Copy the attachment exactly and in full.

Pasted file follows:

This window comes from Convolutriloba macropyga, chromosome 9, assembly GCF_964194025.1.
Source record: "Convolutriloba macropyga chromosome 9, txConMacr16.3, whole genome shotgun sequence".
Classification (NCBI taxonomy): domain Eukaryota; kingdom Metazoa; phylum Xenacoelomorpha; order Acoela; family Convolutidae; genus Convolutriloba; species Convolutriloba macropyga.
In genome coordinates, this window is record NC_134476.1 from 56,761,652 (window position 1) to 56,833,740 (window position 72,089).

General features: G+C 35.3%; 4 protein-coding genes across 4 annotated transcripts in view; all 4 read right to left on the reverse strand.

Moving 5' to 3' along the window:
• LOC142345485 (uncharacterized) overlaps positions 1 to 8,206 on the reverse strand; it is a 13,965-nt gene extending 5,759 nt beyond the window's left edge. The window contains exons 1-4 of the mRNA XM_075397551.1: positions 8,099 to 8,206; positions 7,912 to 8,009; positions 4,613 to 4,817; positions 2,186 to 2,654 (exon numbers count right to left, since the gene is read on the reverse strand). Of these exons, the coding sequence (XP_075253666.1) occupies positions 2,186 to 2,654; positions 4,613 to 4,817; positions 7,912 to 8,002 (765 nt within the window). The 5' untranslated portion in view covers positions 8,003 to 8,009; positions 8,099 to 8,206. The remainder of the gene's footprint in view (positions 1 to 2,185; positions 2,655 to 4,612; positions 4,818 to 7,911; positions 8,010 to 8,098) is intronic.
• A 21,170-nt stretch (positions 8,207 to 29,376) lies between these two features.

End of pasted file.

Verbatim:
This window comes from Convolutriloba macropyga, chromosome 9, assembly GCF_964194025.1.
Source record: "Convolutriloba macropyga chromosome 9, txConMacr16.3, whole genome shotgun sequence".
Classification (NCBI taxonomy): domain Eukaryota; kingdom Metazoa; phylum Xenacoelomorpha; order Acoela; family Convolutidae; genus Convolutriloba; species Convolutriloba macropyga.
In genome coordinates, this window is record NC_134476.1 from 56,761,652 (window position 1) to 56,833,740 (window position 72,089).

General features: G+C 35.3%; 4 protein-coding genes across 4 annotated transcripts in view; all 4 read right to left on the reverse strand.

Moving 5' to 3' along the window:
• LOC142345485 (uncharacterized) overlaps positions 1 to 8,206 on the reverse strand; it is a 13,965-nt gene extending 5,759 nt beyond the window's left edge. The window contains exons 1-4 of the mRNA XM_075397551.1: positions 8,099 to 8,206; positions 7,912 to 8,009; positions 4,613 to 4,817; positions 2,186 to 2,654 (exon numbers count right to left, since the gene is read on the reverse strand). Of these exons, the coding sequence (XP_075253666.1) occupies positions 2,186 to 2,654; positions 4,613 to 4,817; positions 7,912 to 8,002 (765 nt within the window). The 5' untranslated portion in view covers positions 8,003 to 8,009; positions 8,099 to 8,206. The remainder of the gene's footprint in view (positions 1 to 2,185; positions 2,655 to 4,612; positions 4,818 to 7,911; positions 8,010 to 8,098) is intronic.
• A 21,170-nt stretch (positions 8,207 to 29,376) lies between these two features.